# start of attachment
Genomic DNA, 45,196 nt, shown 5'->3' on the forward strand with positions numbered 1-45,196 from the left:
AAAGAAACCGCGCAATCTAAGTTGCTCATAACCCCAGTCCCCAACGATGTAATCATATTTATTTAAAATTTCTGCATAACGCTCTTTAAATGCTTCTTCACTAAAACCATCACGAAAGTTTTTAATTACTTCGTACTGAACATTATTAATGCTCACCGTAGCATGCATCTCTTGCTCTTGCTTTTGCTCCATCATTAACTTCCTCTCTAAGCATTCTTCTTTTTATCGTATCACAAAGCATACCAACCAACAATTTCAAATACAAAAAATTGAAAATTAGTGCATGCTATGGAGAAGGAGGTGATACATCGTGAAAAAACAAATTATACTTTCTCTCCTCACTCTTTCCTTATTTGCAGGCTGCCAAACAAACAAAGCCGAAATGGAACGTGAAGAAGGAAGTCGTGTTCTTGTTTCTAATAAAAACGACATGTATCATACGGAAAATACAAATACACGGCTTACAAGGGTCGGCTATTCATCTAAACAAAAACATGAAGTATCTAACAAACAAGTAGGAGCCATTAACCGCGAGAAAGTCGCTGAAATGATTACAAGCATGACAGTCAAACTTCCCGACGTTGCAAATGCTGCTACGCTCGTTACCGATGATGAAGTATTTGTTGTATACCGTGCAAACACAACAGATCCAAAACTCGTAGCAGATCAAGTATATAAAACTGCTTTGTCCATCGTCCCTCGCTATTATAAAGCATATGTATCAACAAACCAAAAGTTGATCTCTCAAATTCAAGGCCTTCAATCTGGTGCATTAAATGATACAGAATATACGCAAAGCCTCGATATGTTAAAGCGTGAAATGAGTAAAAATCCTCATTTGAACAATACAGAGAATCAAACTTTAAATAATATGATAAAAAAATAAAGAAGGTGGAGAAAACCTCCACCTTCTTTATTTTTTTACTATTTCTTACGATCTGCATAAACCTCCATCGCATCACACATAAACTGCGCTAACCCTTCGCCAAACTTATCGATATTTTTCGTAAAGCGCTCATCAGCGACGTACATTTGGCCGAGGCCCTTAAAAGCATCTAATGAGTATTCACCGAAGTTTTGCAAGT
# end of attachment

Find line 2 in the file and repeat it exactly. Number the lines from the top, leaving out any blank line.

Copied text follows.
AAAGAAACCGCGCAATCTAAGTTGCTCATAACCCCAGTCCCCAACGATGTAATCATATTTATTTAAAATTTCTGCATAACGCTCTTTAAATGCTTCTTCACTAAAACCATCACGAAAGTTTTTAATTACTTCGTACTGAACATTATTAATGCTCACCGTAGCATGCATCTCTTGCTCTTGCTTTTGCTCCATCATTAACTTCCTCTCTAAGCATTCTTCTTTTTATCGTATCACAAAGCATACCAACCAACAATTTCAAATACAAAAAATTGAAAATTAGTGCATGCTATGGAGAAGGAGGTGATACATCGTGAAAAAACAAATTATACTTTCTCTCCTCACTCTTTCCTTATTTGCAGGCTGCCAAACAAACAAAGCCGAAATGGAACGTGAAGAAGGAAGTCGTGTTCTTGTTTCTAATAAAAACGACATGTATCATACGGAAAATACAAATACACGGCTTACAAGGGTCGGCTATTCATCTAAACAAAAACATGAAGTATCTAACAAACAAGTAGGAGCCATTAACCGCGAGAAAGTCGCTGAAATGATTACAAGCATGACAGTCAAACTTCCCGACGTTGCAAATGCTGCTACGCTCGTTACCGATGATGAAGTATTTGTTGTATACCGTGCAAACACAACAGATCCAAAACTCGTAGCAGATCAAGTATATAAAACTGCTTTGTCCATCGTCCCTCGCTATTATAAAGCATATGTATCAACAAACCAAAAGTTGATCTCTCAAATTCAAGGCCTTCAATCTGGTGCATTAAATGATACAGAATATACGCAAAGCCTCGATATGTTAAAGCGTGAAATGAGTAAAAATCCTCATTTGAACAATACAGAGAATCAAACTTTAAATAATATGATAAAAAAATAAAGAAGGTGGAGAAAACCTCCACCTTCTTTATTTTTTTACTATTTCTTACGATCTGCATAAACCTCCATCGCATCACACATAAACTGCGCTAACCCTTCGCCAAACTTATCGATATTTTTCGTAAAGCGCTCATCAGCGACGTACATTTGGCCGAGGCCCTTAAAAGCATCTAATGAGTATTCACCGAAGTTTTGCAAGT